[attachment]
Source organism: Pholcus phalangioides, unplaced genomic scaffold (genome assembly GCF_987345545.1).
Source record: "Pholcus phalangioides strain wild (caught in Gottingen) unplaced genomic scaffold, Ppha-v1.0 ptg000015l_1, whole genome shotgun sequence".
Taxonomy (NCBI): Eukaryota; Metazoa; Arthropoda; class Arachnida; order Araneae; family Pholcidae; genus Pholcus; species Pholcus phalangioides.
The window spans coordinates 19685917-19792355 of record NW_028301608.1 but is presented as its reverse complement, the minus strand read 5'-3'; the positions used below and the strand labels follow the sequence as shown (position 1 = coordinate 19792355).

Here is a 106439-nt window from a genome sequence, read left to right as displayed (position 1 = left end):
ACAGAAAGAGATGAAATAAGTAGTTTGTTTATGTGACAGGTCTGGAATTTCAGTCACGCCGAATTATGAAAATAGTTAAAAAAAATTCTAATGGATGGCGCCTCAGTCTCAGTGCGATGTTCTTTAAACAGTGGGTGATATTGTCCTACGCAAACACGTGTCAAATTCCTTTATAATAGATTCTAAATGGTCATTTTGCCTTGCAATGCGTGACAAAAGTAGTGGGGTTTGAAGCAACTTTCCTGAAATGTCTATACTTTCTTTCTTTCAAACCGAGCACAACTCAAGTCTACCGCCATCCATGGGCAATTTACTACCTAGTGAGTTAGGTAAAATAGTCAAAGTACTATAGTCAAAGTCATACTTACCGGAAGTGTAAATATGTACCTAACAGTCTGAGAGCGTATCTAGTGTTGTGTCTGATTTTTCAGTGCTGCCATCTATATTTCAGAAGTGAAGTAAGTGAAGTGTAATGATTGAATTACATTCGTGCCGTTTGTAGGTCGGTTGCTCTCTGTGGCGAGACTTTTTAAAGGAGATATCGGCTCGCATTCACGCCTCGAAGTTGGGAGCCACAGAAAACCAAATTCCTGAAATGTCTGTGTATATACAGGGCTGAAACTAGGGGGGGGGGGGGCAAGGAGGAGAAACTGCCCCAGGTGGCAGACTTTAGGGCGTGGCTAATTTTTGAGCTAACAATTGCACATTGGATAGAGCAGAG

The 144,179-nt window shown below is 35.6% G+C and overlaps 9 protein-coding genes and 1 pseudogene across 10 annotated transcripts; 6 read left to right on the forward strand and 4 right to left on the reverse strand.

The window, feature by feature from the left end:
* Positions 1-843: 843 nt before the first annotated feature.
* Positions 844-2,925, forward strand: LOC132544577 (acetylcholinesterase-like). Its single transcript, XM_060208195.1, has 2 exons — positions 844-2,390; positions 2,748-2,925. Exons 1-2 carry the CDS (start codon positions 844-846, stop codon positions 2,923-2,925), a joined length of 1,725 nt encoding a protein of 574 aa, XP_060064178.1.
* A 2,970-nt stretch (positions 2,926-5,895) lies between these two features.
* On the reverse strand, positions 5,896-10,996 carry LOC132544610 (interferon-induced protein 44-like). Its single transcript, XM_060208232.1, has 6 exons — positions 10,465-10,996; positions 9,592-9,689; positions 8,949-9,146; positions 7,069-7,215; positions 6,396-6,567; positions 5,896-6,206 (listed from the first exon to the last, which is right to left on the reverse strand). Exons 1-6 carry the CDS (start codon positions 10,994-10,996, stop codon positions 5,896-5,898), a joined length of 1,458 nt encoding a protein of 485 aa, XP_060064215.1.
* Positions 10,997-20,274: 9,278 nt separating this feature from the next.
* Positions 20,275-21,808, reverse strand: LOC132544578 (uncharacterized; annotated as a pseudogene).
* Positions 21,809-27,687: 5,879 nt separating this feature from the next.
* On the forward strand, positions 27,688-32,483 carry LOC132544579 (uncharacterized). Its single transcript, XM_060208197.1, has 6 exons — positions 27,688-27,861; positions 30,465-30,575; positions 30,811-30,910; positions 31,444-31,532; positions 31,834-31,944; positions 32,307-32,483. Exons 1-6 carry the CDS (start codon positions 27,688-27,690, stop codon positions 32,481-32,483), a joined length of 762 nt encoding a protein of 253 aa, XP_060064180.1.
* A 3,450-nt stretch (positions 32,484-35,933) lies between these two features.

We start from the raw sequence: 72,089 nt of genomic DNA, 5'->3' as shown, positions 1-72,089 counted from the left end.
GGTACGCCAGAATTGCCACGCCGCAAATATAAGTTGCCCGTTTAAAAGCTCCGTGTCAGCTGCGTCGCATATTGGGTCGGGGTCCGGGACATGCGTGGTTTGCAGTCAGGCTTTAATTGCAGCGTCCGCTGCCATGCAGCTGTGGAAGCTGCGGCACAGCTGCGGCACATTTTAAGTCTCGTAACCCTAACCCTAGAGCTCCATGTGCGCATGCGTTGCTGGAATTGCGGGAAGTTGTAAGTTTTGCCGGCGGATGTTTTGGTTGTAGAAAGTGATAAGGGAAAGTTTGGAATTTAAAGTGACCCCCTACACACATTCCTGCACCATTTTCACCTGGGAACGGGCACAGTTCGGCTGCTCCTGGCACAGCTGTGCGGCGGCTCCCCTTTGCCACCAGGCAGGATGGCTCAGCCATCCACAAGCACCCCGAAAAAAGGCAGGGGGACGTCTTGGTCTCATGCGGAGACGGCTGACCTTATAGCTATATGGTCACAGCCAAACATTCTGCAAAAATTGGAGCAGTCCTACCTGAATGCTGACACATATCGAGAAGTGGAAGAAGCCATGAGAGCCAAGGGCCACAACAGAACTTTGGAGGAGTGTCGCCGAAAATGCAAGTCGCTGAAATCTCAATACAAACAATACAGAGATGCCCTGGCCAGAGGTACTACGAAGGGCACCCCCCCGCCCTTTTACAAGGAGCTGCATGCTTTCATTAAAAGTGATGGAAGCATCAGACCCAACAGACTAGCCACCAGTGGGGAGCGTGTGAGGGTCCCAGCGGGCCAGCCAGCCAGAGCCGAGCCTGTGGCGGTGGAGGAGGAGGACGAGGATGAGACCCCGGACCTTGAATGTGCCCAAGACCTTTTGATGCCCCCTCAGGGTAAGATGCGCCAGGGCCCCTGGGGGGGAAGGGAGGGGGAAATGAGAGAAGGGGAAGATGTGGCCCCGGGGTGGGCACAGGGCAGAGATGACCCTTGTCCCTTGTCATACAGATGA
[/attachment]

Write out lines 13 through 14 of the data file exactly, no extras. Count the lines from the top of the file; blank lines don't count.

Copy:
* Positions 10,997-20,274: 9,278 nt separating this feature from the next.
* Positions 20,275-21,808, reverse strand: LOC132544578 (uncharacterized; annotated as a pseudogene).